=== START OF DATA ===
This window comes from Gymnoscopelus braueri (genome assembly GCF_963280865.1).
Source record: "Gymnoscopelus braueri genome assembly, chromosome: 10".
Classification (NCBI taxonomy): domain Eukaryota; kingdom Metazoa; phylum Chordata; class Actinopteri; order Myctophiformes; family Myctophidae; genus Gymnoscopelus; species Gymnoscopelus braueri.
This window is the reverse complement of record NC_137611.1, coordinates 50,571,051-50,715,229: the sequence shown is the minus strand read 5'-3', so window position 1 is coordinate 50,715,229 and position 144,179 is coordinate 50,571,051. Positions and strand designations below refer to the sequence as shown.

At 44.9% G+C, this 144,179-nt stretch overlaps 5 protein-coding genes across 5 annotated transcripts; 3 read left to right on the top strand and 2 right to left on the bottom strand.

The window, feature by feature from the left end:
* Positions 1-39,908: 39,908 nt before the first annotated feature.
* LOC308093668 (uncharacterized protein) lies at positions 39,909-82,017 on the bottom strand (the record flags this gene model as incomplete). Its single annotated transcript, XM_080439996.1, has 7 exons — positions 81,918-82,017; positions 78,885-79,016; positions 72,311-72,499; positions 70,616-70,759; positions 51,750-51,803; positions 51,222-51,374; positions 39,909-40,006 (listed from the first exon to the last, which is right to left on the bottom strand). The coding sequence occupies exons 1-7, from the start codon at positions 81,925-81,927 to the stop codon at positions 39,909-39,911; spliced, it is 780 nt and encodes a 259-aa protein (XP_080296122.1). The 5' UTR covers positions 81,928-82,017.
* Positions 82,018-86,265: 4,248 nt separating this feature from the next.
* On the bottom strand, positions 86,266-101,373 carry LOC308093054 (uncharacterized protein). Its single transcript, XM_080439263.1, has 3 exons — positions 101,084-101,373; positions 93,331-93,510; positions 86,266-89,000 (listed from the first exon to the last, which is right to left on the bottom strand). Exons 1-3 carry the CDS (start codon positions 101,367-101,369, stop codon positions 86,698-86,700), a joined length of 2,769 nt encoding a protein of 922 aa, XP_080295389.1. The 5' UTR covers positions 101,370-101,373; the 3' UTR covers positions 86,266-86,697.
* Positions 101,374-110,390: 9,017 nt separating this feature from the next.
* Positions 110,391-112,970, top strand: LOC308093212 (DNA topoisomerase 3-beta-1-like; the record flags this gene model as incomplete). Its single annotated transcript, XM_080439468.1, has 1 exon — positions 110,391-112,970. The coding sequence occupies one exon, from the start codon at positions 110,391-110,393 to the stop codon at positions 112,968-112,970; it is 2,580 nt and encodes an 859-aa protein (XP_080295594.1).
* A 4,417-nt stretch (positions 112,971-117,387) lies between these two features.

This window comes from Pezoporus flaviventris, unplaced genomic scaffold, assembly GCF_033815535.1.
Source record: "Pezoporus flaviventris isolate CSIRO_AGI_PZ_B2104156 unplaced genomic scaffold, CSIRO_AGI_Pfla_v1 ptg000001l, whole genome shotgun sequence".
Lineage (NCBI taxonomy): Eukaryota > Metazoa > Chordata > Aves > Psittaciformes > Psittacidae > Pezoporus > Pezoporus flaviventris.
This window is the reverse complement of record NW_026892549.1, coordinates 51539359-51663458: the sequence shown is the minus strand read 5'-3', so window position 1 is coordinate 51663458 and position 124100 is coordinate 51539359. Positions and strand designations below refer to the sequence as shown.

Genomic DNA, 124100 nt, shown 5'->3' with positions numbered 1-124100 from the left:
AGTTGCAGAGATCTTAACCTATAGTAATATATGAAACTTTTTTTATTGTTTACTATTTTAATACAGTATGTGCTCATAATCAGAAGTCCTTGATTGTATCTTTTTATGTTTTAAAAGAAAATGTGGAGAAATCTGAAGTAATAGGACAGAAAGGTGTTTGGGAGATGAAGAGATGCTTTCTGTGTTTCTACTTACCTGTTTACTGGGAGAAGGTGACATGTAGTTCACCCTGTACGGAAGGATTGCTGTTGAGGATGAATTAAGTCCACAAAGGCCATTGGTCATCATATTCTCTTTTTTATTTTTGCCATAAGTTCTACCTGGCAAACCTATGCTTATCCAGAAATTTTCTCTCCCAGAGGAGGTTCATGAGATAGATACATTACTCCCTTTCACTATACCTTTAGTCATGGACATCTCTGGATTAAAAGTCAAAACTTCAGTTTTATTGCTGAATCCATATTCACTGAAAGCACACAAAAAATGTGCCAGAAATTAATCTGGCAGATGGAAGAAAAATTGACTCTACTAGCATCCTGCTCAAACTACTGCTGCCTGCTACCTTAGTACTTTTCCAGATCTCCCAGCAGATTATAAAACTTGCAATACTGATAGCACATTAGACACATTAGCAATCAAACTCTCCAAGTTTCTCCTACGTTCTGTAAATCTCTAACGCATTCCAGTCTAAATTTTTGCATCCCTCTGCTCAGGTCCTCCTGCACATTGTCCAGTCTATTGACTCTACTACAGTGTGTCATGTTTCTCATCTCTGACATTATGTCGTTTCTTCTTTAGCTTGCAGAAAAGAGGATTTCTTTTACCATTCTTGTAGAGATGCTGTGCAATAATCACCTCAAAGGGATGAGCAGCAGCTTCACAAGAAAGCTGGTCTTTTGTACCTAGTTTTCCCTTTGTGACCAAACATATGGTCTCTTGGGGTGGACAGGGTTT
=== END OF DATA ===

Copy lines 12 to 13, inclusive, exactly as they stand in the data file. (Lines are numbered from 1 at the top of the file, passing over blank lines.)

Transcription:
* Positions 110,391-112,970, top strand: LOC308093212 (DNA topoisomerase 3-beta-1-like; the record flags this gene model as incomplete). Its single annotated transcript, XM_080439468.1, has 1 exon — positions 110,391-112,970. The coding sequence occupies one exon, from the start codon at positions 110,391-110,393 to the stop codon at positions 112,968-112,970; it is 2,580 nt and encodes an 859-aa protein (XP_080295594.1).
* A 4,417-nt stretch (positions 112,971-117,387) lies between these two features.